Uvalde Shooter Was Reported Before the Attack, Online Users Say

Uvalde Shooter Was Reported Before the Attack, Online Users Say

Disturbing New DETAILS Emerge About Uvalde Shooter

The delayed response by law enforcement officials has been heavily criticized. Officers barricaded the scene and waited for 78 minutes before breaching a classroom to engage and ultimately shoot and kill Ramos. As a result, the Texas Rangers and US Justice Department (DOJ) quickly launched investigations into the actions of law enforcement officers, incident commanders, and the Uvalde School District Police Department.

Likewise, news reports indicate that Ramos exhibited warning signs before the shooting on multiple social media sites. As it turns out, other users allegedly reported his disturbing behavior — sadly, to no avail.

The Warning Signs Were There Before the Uvalde Shooting

Shortly after the Uvalde shooting, several news reports emerged detailing Ramos’ disturbing online activities in the days and weeks leading up to the incident. For example, One CSMonitor report indicated that Ramos posted a photograph of a hand holding an ammunition magazine and another of two semi-automatic rifles resembling AR-15s on his Instagram account. Additionally, Ramos’ TikTok account warned, “Kids be scared.”

Similarly, a May 25 report from the New York Post claimed that Ramos posted several photos of firearms on Instagram and sent cryptic private messages to other users. Perhaps more disturbing, he allegedly posted a play-by-play account of the shooting on Facebook.

Salvador Ramos’ Online Activity Reported Before the Uvalde Attack

On June 27, ABC News published an in-depth exposé revealing that several users of the France-based social media site Yubo reported Ramos’ disturbing activity on the platform. An unnamed user from Greece said he kept using his account “regardless of how many times he was reported.” Two other users claimed Yubo temporarily banned him from the app, but he regained access somehow.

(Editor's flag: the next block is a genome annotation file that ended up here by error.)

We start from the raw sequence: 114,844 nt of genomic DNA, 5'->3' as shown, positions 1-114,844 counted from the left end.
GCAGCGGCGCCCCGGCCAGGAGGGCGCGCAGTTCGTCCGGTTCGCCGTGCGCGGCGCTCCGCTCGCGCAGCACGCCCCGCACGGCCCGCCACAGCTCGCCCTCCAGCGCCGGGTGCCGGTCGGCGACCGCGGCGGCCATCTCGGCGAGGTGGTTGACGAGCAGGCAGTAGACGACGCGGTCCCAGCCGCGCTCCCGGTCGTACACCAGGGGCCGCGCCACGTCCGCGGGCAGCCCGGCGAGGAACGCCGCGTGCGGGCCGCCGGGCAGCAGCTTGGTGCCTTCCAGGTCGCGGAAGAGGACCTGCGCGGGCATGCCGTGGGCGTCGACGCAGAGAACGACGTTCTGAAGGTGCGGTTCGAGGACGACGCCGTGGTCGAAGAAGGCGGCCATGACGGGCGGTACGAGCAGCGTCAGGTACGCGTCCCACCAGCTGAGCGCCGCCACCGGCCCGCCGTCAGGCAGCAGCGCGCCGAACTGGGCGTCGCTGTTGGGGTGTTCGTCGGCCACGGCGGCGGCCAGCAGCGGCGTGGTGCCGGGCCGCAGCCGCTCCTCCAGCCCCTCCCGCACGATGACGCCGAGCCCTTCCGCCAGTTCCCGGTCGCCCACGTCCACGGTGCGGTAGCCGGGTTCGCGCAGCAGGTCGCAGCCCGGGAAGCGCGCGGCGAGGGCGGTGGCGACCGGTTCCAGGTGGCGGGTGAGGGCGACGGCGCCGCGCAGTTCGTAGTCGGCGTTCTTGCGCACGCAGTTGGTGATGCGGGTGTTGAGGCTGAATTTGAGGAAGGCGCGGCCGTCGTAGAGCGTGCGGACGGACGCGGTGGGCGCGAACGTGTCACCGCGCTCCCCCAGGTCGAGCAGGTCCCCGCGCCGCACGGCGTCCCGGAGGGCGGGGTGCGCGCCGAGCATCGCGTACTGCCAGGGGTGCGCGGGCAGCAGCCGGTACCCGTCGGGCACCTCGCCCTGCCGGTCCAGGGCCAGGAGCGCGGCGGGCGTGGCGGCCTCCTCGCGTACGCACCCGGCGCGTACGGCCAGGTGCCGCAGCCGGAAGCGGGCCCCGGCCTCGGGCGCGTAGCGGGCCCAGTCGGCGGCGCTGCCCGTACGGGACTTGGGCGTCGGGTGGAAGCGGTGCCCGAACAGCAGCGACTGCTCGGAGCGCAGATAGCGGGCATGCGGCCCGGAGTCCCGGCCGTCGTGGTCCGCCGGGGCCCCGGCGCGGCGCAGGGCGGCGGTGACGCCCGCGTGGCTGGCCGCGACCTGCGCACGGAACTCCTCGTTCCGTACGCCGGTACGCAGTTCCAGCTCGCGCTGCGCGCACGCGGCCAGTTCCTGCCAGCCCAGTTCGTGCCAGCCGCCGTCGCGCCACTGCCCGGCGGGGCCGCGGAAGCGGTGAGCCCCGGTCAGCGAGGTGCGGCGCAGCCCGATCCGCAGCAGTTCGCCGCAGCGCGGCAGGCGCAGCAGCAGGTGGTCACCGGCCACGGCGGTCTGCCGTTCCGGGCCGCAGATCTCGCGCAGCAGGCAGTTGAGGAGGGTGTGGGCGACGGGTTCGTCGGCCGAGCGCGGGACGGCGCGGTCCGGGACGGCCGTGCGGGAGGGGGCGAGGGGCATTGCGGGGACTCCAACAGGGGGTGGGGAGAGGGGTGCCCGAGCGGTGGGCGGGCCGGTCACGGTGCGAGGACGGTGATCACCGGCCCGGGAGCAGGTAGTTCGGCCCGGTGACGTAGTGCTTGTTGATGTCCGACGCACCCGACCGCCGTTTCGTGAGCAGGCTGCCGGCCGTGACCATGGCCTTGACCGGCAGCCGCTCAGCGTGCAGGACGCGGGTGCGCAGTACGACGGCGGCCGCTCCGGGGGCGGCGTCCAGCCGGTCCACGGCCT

Several users told the network that the shooter posted photos and images of guns, referenced school shootings repeatedly, and dropped hints about an upcoming incident. He also allegedly disrupted live chats, telling other users he would “shoot up their schools.”

Reporters reached out to Yubo to confirm whether the platform had flagged Ramos’ account. Officials from the site said they could not legally release information regarding a specific user.

However, Yubo did publish a brief statement regarding changes to its site in the wake of the Uvalde shooting. The platform said its working to identify and implement new safety measures on its platform. It also announced the launch of four “enhancements” to “provide greater support” for its users by:

  • Broadening its risk-detection policy to better identify hate speech and harassment and to respond to references to animal abuse, drugs, weapons, and violence;
  • Launching a risk assessment algorithm that “aggregates and assesses” signals like “keywords, emojis, and images”;
  • Implementing new audio moderation practices in response to recent reports of harassment; and
  • Improving its “user-reporting capabilities,” making it easier for app users to submit multiple media files to any reports they submit.

The tragic situation draws attention to ongoing controversy regarding the role social media platforms play when users display warning signs of potential violent acts in the future.

What do you think about Big Tech’s responsibility to keep users and the general public safe?

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